Criminals share processes all the time and anti-counterfeiting practitioners need to do this as well – and lawfully, the speakers said. The industry can also work together to lobby for legislative changes.

Brands extolled the benefits of working with bodies like the UK’s Trading Standards and membership organisation ACG (Anti-Counterfeiting Group), and working as groups with border force agencies. Some brands have banded together to carry out joint raids, given that certain related products will often be found in the same places.

Many brands believe the EU’s Digital Services Act has been very helpful because it puts increased obligations on online intermediaries to remove infringing items. And many speakers were heartened by the Metabirkins judgment, where luxury brand Hermes won a trademark infringement battle with an NFT artist who was selling furry digital handbags called metabirkins.

Brands need to give as much information as possible to border control. For instance, what do the fakes look like and how do they compare to the originals? Brands also need data back from enforcement bodies and to share intelligence so that they can quickly notice when counterfeiters adapt and change to evade detection. “We have to copy their creativity,” one of the speakers said.

Constantly evolving nature of counterfeiters

Counterfeiting is constantly evolving, but there are some consistent factors. The majority of the counterfeiting material comes from three places: China, Turkey and Hong Kong. While 80% of counterfeits still come from China, that is changing. Since the Covid pandemic, there has been a noticeable rise in counterfeit textiles and other infringed products from Turkey.

There has also been a huge increase in the variety of items that are now being counterfeited – it is not just watches and sunglasses, but products like olive oil, spare parts, pharmaceuticals and wine. Another trend spotted is unbranded items like t-shirts entering into a country, with the logos sent in a separate consignment. The counterfeit item is then assembled inside that country.

Disposing of counterfeits sustainably

At the conference, the lanyards were hung using recycled material from seized counterfeit goods, nicely demonstrating one way that counterfeits can be disposed of sustainably. They were created by Virginia Cervieri, founder of Uruguay-based Cervieri Monsuarez, which aims to use counterfeit textiles in a creative way such as making pencil cases and backpacks. These can then be donated to schools, hospitals and other institutions that work with vulnerable groups.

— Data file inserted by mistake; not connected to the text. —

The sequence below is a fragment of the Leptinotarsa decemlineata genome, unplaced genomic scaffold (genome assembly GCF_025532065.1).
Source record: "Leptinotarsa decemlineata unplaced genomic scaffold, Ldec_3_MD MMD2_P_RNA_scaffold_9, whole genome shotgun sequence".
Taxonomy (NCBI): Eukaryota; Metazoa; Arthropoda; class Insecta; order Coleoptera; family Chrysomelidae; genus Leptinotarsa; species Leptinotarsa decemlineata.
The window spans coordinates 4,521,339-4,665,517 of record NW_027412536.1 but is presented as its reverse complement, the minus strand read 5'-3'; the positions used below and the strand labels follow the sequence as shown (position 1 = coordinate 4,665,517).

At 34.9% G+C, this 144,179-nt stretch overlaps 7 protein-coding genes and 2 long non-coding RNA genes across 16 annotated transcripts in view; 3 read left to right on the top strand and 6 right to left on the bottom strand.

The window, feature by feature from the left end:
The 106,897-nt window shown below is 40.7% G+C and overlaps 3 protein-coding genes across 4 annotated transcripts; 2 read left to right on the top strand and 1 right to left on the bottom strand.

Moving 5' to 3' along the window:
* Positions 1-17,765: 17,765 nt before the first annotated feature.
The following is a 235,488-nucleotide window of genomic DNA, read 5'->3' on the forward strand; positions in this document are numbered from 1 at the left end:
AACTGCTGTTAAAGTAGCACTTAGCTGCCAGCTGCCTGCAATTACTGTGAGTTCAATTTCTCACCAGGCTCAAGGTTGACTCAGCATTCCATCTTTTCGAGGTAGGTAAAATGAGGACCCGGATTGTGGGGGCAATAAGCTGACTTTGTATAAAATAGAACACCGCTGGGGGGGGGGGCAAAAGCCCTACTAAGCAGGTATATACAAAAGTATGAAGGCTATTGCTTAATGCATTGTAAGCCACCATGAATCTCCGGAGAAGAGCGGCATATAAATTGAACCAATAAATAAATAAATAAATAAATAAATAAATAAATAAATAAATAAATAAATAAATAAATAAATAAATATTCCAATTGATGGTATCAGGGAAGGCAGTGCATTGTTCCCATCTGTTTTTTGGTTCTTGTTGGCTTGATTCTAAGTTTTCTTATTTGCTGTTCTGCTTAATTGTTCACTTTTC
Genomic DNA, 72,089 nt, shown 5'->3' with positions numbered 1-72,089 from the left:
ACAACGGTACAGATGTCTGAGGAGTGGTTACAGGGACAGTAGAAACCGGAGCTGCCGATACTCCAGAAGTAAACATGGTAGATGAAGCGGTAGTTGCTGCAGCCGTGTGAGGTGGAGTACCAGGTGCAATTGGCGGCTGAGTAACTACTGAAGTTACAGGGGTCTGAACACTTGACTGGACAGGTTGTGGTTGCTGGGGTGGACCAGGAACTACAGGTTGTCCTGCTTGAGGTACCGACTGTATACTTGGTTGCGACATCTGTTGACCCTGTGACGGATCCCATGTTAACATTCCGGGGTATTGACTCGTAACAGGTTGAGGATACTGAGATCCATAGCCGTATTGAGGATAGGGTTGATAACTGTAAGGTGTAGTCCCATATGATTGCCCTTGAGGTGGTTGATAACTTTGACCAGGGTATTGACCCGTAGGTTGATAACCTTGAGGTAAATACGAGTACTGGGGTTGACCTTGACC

Colgate’s Surender Sharma described its responsible disposal campaign PASS (Prevent, Avoid, Support, Share). Brands need to move away from using methods like open-air burning disposal and prepare them for recycling instead. Sharma used the example of 12,000 counterfeit toothbrushes that were shredded and combined with other waste material to make plates used in industries like construction and agriculture.


Many brands are reluctant to initiate brand protection operations in Africa because they believe it will be very complex or because they don’t really know what is going on. But in a session on tackling IP infringements in Africa, speakers urged delegates to avoid the caricature of Africa – Africa is not a lawless landscape, it is just lacking the right legislation to tackle the problem. There are other challenges such as inadequate border control between 54 countries and far less information online. It is very much a relationship-driven market, with the key to success having a local footprint. The continent has a strong oral tradition and far less bureaucracy. This can be good and bad, but it makes it more difficult to access information when investigating counterfeiters. Routes used by counterfeits can change quickly – they adapt and are very flexible.

The counterfeit spirits trade is alive and well in Africa, with one speaker describing a lengthy undercover operation in Togo, West Africa, which resulted in four individuals receiving prison sentences totalling 120 months and significant fines.

At the larger end of the scale, the speaker managed to track counterfeit spirits to 24 shipping containers in Gambia, and after nearly three years of litigation they succeeded in getting the product destroyed.